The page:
Argentina's military junta decreed an amnesty law today excusing all crimes committed during nine years of violent repression of terrorists, leftists and other internal opponents.

Called "a gesture of reconciliation" by the junta, the law seeks to protect the armed forces from action by a democratic government following elections Oct. 30. It exempts from prosecution dozens of top officers and hundreds of soldiers, police and paramilitary operatives who participated in torture, abductions and killings of thousands of Argentines between May 1973 and June 1982.

The amnesty law includes members of guerrilla groups who have not been legally charged until now. However, it does not cover those living abroad or those suspects who, "by their conduct have shown the intention to continue" with guerrilla organizations. The measure also excludes hundreds of suspects already sentenced to jail terms by military and civilian courts for acts of terrorism.

Common crimes, such as robbery, committed during the repression come under the amnesty, which prohibits further court investigations. It will have the effect of at least temporarily halting legal probes of Argentina's estimated 6,000 to 15,000 cases of political disappearance.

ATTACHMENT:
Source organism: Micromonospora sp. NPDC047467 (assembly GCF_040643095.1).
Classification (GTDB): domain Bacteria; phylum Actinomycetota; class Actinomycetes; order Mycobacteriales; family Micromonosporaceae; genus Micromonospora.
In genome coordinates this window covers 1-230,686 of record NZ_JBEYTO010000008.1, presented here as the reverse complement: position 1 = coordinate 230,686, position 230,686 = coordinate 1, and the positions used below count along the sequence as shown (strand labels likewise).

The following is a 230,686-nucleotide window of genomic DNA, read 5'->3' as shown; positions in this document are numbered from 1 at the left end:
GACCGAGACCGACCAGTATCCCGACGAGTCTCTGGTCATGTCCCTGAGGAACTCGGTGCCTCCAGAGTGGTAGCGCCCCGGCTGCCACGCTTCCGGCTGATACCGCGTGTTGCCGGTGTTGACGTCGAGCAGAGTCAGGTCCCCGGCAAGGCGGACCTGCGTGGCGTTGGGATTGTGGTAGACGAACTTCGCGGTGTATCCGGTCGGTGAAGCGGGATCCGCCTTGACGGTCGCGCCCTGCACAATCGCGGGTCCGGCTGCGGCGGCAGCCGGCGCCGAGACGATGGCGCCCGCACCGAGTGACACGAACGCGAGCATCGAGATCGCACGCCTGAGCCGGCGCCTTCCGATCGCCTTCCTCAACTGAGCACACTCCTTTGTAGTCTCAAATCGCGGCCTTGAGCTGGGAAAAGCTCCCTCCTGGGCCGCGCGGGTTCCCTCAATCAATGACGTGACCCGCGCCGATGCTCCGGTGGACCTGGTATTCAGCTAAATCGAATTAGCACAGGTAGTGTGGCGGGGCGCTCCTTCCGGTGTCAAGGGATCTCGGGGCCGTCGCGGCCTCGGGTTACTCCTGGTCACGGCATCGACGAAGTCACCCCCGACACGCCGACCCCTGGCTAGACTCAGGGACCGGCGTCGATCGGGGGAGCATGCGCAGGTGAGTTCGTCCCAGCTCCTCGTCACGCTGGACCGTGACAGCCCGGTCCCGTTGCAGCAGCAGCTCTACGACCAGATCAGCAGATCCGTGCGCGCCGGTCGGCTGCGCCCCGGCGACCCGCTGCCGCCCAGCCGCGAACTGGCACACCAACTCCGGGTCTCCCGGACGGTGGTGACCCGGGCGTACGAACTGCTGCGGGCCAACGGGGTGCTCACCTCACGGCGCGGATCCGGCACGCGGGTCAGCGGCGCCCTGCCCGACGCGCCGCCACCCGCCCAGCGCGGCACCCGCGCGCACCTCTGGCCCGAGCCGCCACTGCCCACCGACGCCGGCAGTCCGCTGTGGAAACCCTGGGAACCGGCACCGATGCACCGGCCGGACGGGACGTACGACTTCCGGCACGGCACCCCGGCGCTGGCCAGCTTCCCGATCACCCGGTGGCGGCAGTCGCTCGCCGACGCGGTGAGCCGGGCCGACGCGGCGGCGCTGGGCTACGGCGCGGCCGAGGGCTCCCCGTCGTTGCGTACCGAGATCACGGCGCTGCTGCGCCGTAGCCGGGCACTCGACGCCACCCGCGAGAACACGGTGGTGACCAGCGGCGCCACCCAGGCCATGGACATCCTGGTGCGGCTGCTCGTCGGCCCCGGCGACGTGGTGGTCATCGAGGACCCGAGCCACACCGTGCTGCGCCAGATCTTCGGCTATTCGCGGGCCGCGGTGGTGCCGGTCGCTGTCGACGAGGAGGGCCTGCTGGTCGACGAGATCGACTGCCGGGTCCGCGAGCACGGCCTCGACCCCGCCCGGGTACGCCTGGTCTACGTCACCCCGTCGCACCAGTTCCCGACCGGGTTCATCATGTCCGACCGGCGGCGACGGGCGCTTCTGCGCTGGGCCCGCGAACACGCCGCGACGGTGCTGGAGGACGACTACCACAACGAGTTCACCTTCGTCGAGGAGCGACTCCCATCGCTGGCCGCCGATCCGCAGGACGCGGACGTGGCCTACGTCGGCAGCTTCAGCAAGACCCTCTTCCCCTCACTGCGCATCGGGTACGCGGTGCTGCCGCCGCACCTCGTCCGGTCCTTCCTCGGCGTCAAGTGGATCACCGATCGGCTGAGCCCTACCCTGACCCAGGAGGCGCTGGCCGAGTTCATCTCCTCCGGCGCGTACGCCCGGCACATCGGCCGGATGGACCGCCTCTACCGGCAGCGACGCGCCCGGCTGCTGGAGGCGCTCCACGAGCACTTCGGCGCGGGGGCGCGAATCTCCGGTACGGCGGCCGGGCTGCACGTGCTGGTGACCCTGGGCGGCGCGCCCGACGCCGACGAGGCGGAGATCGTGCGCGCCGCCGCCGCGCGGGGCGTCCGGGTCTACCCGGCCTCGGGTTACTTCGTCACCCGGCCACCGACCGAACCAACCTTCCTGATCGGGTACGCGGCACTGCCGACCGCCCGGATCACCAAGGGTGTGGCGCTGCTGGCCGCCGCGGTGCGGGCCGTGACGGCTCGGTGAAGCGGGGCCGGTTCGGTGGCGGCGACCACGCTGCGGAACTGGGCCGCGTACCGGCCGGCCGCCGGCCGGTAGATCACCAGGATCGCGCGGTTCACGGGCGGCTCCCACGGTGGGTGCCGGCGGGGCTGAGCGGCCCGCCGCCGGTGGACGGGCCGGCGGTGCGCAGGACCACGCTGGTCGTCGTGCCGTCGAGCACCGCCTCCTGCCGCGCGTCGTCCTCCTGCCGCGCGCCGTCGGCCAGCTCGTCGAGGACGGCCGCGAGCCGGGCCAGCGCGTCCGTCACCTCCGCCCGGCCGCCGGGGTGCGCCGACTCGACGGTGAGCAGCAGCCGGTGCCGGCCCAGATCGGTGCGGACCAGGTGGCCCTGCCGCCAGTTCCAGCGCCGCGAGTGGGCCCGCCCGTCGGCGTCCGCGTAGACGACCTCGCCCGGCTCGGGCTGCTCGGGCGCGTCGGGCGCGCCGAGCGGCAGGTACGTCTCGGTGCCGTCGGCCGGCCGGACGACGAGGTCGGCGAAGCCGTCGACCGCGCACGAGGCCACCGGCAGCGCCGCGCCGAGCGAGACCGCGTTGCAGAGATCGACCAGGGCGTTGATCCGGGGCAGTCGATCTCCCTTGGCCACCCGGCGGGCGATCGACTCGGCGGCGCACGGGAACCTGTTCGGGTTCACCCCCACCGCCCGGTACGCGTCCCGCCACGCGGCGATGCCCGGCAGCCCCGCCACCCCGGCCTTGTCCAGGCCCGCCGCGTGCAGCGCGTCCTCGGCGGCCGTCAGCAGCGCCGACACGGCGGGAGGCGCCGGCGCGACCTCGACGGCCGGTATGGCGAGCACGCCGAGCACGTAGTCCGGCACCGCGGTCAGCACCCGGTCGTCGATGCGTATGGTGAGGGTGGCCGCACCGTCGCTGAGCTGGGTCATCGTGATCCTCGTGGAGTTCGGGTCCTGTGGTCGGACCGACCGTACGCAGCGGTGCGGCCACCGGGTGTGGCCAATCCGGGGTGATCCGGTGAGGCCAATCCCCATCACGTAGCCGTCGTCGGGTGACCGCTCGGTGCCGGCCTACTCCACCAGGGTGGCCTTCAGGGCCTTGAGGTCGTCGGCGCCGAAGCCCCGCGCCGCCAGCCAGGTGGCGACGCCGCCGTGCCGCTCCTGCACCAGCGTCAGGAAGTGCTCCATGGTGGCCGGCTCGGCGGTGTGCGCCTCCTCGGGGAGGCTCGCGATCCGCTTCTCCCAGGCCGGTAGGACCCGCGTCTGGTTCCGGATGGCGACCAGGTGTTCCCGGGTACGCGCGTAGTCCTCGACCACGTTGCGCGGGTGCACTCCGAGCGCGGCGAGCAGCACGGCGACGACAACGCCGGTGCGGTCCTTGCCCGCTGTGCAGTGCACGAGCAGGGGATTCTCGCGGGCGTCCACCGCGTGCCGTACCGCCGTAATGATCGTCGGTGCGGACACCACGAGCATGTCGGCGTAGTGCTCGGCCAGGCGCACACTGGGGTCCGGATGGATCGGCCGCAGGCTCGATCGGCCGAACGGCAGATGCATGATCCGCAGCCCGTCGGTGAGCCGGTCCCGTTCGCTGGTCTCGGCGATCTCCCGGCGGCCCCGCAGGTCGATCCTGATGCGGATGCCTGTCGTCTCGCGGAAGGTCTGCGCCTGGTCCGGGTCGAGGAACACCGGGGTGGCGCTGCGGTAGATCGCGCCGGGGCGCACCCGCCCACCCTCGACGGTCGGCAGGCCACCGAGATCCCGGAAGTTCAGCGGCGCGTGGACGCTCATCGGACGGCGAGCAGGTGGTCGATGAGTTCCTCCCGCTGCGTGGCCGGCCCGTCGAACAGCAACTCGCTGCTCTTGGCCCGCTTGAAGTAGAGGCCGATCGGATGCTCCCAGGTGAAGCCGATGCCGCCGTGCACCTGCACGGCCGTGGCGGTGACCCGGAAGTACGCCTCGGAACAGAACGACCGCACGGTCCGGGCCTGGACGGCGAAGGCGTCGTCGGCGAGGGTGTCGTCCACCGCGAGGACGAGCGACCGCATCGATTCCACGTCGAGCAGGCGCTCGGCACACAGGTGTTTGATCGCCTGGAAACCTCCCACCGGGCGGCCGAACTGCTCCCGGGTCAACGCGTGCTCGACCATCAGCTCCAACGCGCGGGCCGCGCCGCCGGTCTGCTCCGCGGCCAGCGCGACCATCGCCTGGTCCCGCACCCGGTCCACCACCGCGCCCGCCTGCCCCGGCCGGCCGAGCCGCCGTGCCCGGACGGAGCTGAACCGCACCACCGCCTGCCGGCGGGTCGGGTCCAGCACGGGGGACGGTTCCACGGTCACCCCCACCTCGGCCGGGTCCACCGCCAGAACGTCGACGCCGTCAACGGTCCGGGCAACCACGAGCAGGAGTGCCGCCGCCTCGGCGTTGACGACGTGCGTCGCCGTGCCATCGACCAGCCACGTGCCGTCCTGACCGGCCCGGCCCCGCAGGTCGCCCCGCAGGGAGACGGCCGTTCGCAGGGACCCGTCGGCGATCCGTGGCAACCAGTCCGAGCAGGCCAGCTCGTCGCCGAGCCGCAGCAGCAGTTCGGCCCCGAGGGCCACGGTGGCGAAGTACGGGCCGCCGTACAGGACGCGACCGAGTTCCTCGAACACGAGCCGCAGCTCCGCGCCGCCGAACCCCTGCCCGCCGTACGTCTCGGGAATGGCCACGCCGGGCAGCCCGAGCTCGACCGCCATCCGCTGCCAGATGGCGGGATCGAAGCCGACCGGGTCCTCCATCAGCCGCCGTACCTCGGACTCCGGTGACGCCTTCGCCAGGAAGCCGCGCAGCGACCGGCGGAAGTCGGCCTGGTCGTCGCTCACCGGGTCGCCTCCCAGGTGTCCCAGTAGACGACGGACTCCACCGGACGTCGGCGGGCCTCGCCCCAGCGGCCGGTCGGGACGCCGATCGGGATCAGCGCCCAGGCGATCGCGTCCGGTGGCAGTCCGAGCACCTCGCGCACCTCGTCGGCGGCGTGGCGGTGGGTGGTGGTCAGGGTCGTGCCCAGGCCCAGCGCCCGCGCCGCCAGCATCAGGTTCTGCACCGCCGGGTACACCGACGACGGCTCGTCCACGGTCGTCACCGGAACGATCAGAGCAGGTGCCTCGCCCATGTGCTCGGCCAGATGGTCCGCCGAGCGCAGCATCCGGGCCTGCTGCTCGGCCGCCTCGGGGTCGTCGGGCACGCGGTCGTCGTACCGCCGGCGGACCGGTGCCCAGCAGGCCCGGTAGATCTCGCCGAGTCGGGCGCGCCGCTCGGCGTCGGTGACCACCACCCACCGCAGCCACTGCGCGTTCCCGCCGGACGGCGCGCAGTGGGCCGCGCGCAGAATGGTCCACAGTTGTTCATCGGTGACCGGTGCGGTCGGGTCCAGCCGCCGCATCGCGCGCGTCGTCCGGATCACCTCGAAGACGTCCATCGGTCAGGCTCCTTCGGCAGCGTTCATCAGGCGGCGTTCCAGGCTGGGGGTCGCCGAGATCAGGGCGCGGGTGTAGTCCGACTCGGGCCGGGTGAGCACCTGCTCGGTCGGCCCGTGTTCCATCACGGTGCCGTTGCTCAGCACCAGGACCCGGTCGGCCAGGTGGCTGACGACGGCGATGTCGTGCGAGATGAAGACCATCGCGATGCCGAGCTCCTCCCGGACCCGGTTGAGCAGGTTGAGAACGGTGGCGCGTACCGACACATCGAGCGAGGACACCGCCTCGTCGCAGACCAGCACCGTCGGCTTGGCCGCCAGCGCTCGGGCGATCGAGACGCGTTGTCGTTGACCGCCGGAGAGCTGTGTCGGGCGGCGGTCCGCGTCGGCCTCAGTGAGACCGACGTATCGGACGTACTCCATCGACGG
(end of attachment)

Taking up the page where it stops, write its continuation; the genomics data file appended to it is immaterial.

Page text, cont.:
The decree was immediately condemned by every major Argentine political party and human rights group. Presidential candidates of both the Radical and Peronist parties, the electoral favorites, predicted that the law would be repealed as soon as a civilian government and congress took office.

However, several legal authorities said the law was likely to have irreversible effects, at least for those cases pending or brought before courts between now and any repeal action. The armed forces are currently scheduled to transfer power to an elected government Jan. 31.